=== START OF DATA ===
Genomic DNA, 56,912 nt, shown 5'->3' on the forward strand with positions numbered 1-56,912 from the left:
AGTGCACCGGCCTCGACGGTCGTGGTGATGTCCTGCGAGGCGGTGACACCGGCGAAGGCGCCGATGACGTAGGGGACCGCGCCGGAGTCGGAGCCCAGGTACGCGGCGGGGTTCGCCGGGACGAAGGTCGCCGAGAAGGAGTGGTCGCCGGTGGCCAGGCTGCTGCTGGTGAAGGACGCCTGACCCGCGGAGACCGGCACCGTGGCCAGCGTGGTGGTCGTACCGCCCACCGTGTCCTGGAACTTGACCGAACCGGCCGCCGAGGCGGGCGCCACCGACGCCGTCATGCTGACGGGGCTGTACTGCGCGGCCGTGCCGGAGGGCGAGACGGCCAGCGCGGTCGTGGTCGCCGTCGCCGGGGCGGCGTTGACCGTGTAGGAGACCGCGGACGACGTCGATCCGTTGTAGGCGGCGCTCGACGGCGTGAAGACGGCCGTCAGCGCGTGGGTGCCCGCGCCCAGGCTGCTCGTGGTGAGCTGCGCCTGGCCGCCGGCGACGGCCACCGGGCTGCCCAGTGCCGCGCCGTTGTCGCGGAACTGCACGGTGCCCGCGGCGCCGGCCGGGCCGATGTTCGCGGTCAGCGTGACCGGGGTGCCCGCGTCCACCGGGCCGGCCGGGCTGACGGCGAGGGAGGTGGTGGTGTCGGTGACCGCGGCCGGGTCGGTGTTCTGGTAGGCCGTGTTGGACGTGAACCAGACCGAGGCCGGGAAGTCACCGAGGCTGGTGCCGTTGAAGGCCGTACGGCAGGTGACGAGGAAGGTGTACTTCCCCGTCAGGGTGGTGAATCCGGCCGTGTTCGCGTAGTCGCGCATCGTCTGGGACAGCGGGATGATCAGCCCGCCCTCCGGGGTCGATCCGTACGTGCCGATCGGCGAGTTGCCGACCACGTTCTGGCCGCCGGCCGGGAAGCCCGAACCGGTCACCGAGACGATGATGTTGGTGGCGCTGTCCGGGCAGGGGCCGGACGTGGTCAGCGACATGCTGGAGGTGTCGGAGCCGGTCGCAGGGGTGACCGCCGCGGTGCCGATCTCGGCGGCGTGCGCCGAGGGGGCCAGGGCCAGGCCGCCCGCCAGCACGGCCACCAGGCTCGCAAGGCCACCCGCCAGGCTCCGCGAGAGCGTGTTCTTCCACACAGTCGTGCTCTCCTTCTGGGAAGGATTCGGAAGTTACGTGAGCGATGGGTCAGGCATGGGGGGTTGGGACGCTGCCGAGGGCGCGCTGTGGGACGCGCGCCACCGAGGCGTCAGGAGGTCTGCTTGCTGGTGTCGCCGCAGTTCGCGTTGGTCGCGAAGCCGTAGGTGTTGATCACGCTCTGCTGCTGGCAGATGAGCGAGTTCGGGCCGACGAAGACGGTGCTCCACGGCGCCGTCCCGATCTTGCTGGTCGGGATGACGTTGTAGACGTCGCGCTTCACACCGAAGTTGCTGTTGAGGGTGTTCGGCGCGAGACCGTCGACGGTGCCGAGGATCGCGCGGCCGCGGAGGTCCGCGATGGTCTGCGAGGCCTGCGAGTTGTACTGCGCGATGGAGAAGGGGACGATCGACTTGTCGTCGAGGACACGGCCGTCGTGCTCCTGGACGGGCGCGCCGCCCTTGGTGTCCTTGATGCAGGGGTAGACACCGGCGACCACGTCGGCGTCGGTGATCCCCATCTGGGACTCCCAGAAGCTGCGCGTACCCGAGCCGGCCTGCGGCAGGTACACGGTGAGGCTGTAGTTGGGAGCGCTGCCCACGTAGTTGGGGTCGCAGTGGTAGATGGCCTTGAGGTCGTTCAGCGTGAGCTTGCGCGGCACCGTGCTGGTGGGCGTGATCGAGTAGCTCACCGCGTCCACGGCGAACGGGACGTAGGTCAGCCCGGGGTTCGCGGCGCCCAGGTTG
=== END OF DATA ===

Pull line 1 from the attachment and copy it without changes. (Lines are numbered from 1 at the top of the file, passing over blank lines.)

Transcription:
Genomic DNA, 56,912 nt, shown 5'->3' on the forward strand with positions numbered 1-56,912 from the left: